The approach of IFA consolidators by definition is to consolidate revenue, clients and FUM, generally into a single entity that operates in-house portfolios and platforms that increase margins overall and seeks to capture more value. The business model is predicated on making a significant number of acquisitions each year and creating incremental value from increased earnings multiples and recurring revenue. Not all Consolidators are equal, and some are building large businesses and are a good home for some firms seeking an exit, however, a model that is not fundamentally ‘client-centric’ is increasingly being regarded as a negative by IFAs for a number of reasons that include:
- Consolidators generally seek to migrate FUM to their restricted portfolios and platforms, and this does not necessarily put the needs of customers first or optimise for ‘treating customers fairly’
- The transaction with a consolidator can be highly disruptive to the business philosophy and operations of the advice firm, and it may require staff to be subject to contractual restrictions that limit their ability to create value for themselves
Consolidators by definition seek to consolidate clients, revenues, and assets into their own products, onto their own platforms, and into their own portfolios, and that, by definition, may not be suitable for all clients. Some may say they don’t… but in the end, they do. The best argument for consolidation is to maximise efficiencies and the focus that can be applied to deliver value at each aspect of the financial advice process which can therefore deliver benefits to clients via cost savings and unified offerings. This is an ideal, and one that is maybe unattainable. It also creates an inherent conflict of interest for delivering the best client outcome and remaining truly client focused.
Consolidators can also be though of as a bit of a one-trick pony. They speak with the vendor, they do a transaction, and often the advisers and staff are ‘sold in’ as part of the deal and then locked in contractually. In this way, the next generation don’t have the opportunity to build value for themselves. Furthermore, once you have done the deal, you’re part of the consolidator, then what? For many business owners, this often does not pass the ‘lying straight in bed’ test in that they may not feel entirely proud with the outcome for staff or clients.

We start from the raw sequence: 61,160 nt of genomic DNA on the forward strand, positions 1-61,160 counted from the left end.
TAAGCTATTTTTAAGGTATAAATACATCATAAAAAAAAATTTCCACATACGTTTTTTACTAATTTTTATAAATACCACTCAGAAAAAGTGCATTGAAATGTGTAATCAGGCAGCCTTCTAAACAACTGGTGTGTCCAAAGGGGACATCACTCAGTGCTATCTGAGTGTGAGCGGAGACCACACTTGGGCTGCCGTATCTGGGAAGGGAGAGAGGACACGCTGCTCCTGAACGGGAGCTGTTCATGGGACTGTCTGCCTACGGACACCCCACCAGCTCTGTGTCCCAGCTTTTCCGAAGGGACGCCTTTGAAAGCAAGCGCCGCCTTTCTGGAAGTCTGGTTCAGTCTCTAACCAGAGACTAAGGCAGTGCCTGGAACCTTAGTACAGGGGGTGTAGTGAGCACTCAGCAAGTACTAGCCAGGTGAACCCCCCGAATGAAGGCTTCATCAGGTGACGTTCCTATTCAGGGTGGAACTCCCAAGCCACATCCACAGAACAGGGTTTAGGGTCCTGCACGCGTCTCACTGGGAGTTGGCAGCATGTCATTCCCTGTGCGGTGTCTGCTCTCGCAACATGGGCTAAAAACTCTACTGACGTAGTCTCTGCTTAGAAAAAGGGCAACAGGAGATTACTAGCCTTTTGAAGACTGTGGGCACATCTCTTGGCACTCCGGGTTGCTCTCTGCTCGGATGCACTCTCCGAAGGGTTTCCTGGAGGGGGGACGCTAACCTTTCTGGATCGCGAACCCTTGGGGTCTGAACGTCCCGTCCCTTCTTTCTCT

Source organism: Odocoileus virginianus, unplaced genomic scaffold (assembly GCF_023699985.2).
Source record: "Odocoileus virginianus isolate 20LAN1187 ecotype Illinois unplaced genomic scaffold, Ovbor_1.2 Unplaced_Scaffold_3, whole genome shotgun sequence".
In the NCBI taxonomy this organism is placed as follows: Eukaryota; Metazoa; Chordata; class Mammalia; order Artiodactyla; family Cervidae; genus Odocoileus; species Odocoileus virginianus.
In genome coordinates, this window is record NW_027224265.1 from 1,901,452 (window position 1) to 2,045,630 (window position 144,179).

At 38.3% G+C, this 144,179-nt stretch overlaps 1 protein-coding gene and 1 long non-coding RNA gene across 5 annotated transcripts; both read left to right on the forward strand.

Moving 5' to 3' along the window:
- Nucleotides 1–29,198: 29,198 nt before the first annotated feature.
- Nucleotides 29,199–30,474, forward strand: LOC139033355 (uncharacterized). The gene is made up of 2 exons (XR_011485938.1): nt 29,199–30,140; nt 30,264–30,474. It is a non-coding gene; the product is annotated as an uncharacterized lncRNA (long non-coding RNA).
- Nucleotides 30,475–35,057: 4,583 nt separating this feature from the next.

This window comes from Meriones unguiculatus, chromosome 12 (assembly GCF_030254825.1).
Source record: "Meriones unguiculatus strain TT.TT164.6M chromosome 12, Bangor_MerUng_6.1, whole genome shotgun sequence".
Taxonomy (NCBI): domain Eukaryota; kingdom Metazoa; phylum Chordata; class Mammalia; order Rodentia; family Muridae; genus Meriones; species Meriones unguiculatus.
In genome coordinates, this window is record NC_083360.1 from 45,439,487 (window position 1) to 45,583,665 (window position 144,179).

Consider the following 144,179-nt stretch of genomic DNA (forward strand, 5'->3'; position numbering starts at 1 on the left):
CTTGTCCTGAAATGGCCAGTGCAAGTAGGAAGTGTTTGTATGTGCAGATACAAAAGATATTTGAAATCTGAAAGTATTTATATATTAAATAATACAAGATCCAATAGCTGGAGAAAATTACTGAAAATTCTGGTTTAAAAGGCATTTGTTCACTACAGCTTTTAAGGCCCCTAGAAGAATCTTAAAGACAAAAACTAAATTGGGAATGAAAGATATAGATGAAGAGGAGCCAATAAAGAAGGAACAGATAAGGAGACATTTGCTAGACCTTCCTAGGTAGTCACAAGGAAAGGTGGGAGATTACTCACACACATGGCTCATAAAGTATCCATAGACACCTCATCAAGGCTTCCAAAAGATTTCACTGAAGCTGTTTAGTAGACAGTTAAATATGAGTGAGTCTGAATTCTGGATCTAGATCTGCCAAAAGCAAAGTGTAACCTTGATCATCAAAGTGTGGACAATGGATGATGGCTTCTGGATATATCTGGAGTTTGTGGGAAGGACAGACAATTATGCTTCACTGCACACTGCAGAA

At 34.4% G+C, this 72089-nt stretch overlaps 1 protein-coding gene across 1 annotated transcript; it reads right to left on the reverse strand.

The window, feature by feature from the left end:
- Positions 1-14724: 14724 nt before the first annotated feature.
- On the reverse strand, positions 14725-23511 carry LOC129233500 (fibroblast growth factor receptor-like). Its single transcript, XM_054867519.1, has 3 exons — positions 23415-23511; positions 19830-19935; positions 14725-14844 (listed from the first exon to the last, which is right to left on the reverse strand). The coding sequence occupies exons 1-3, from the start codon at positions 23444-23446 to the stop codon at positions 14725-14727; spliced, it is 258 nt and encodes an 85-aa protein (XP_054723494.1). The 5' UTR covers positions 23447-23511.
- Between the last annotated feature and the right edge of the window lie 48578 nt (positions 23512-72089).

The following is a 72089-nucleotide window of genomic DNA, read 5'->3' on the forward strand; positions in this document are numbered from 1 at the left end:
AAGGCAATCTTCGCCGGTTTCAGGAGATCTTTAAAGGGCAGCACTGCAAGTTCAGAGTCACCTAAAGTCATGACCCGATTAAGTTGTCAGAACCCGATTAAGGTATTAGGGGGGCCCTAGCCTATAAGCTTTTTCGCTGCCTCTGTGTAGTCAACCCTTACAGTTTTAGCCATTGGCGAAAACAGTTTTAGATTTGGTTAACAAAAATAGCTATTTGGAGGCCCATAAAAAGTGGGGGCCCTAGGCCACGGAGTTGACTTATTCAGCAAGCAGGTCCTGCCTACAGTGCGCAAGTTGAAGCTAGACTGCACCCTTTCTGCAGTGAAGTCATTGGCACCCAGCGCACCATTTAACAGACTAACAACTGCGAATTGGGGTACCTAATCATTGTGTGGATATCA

Accordingly, the consolidator route is seen by many IFAs as the ‘sell out’ option for clients and staff as it goes against their business philosophy and their approach of providing independent financial advice, and it is often a last resort as there has been no real alternative.
The alternative for IFA exit and succession
When thinking about an alternative for IFAs wishing to exit the market, a question to ponder is ‘do we need a faster horse?’ As context, Henry Ford, a pioneer of the automobile and manufacturing industry and indeed the global consumer economy itself, has been credited with saying when innovating the automobile: ‘If I had asked people what they wanted, they would have said faster horses’.
There is a lot of capital entering the financial advice sector and implementing the same consolidation strategy. A business model predicated on consolidating, retaining and growing FUM while locking in clients and advisers with minimal opportunity for the next generation to create value for themselves is why some feel this approach is unsustainable and analogous to a ‘one trick pony’ despite all the PE-backed ‘horses’ entering the race.
In any case, the question to ask with IFA exit and succession options is do we need a better way of doing the same thing (i.e. a faster horse) or do we need a new approach? Considering there are reportedly over 30 IFA consolidators operating today with minimal differentiated value propositions, it is clear that we need an entirely new approach and one that is a real alternative to IFA consolidators or DIY options. The alternative should be independent and client-centric and it should fully support the current generation of advisers to retire and the next generation to prosper. Furthermore, the alternative should be aligned with and preserve what is in the best-interests of clients while also supporting the aspirations of successor managers.
The ValidPath Succession Solution: the alternative to consolidation or DIY options
When looking the marketplace and what it means to be an independent financial adviser, this lead us to develop, fund and launch the ValidPath Succession Solution for IFAs as an alternative to consolidation and DIY options. The entire process is managed from feasibility to diligence, valuation to transaction, and then all financing and ongoing deal administration so advisers can focus on what they do best: building their business and servicing their clients. ValidPath enables the firm to remain 100% independent as it is completely platform and provider agnostic, and it enables the vendor to access liquidity and retire on their terms while empowering the next generation of ‘Successor Managers’ to become business owners.
If you would like to learn more about the ValidPath Succession Solution, please contact ValidPath.